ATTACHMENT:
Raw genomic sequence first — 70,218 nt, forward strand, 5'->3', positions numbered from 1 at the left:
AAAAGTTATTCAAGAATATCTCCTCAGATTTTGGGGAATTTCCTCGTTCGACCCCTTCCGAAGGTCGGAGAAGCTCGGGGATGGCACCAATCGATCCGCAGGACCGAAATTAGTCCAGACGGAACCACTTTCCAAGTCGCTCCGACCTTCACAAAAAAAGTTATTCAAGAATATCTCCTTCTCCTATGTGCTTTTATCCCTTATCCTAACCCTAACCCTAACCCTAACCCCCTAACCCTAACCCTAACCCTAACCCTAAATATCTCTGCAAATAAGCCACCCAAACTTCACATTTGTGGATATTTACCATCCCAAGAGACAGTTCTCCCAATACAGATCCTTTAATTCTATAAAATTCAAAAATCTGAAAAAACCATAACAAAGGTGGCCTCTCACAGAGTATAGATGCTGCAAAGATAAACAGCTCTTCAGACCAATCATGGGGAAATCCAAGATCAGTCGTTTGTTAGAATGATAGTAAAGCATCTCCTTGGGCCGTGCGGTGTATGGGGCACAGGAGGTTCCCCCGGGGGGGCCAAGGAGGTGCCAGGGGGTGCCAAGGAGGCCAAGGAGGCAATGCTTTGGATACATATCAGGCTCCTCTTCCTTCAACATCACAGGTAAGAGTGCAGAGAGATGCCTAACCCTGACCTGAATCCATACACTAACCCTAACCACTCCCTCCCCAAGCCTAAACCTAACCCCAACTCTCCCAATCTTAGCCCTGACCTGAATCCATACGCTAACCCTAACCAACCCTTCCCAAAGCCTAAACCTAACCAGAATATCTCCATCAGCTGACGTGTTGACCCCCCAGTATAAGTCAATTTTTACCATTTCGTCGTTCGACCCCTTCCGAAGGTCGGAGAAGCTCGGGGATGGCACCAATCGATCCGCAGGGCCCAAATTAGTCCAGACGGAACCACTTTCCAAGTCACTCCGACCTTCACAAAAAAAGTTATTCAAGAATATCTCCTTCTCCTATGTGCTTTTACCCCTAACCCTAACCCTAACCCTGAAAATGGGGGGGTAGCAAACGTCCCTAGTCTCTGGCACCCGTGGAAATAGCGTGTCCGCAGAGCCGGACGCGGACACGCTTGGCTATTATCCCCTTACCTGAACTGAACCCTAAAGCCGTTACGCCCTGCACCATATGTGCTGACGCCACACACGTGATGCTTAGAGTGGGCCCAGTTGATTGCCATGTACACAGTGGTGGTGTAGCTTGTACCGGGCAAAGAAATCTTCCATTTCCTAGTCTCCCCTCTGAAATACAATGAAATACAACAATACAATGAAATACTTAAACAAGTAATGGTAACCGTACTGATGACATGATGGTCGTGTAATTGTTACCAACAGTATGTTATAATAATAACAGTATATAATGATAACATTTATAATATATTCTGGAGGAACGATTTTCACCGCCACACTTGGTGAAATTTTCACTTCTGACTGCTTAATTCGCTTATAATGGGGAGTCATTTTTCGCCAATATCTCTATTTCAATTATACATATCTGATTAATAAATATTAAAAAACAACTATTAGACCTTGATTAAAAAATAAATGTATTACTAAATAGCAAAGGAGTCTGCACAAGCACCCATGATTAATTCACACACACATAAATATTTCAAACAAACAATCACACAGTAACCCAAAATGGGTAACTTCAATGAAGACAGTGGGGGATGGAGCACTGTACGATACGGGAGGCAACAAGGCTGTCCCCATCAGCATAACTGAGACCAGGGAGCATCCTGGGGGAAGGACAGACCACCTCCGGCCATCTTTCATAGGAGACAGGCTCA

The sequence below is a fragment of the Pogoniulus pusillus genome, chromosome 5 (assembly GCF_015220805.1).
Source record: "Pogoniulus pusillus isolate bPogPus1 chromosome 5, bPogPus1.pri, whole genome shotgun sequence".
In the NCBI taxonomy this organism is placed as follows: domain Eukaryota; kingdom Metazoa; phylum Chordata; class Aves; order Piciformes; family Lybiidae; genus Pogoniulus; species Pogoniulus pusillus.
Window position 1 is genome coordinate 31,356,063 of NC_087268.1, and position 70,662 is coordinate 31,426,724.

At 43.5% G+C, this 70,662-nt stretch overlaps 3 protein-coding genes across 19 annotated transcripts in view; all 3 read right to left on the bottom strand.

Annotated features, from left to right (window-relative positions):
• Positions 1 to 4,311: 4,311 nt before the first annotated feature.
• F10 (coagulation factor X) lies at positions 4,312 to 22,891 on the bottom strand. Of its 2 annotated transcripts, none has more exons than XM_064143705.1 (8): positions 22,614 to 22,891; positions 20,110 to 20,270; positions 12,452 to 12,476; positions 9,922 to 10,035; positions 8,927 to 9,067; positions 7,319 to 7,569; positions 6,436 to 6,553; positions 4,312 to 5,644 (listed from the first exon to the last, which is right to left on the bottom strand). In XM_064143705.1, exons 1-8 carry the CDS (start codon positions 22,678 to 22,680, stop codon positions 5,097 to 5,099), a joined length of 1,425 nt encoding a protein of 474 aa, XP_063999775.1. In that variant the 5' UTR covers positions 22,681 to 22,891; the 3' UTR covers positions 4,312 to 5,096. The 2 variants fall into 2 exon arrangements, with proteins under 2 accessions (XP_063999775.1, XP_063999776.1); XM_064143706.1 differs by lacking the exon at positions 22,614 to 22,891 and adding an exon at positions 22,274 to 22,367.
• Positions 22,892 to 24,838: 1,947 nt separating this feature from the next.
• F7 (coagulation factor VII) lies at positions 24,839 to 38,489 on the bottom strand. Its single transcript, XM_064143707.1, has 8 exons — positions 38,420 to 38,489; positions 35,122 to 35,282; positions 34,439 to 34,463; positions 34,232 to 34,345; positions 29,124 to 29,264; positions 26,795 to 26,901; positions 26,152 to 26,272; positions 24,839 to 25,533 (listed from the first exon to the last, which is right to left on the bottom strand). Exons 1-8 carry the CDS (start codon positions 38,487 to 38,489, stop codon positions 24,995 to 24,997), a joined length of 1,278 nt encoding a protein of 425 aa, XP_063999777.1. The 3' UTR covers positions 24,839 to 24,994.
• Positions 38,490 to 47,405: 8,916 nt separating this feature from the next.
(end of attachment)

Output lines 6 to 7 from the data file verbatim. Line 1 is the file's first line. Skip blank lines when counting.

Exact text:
Window position 1 is genome coordinate 31,356,063 of NC_087268.1, and position 70,662 is coordinate 31,426,724.

At 43.5% G+C, this 70,662-nt stretch overlaps 3 protein-coding genes across 19 annotated transcripts in view; all 3 read right to left on the bottom strand.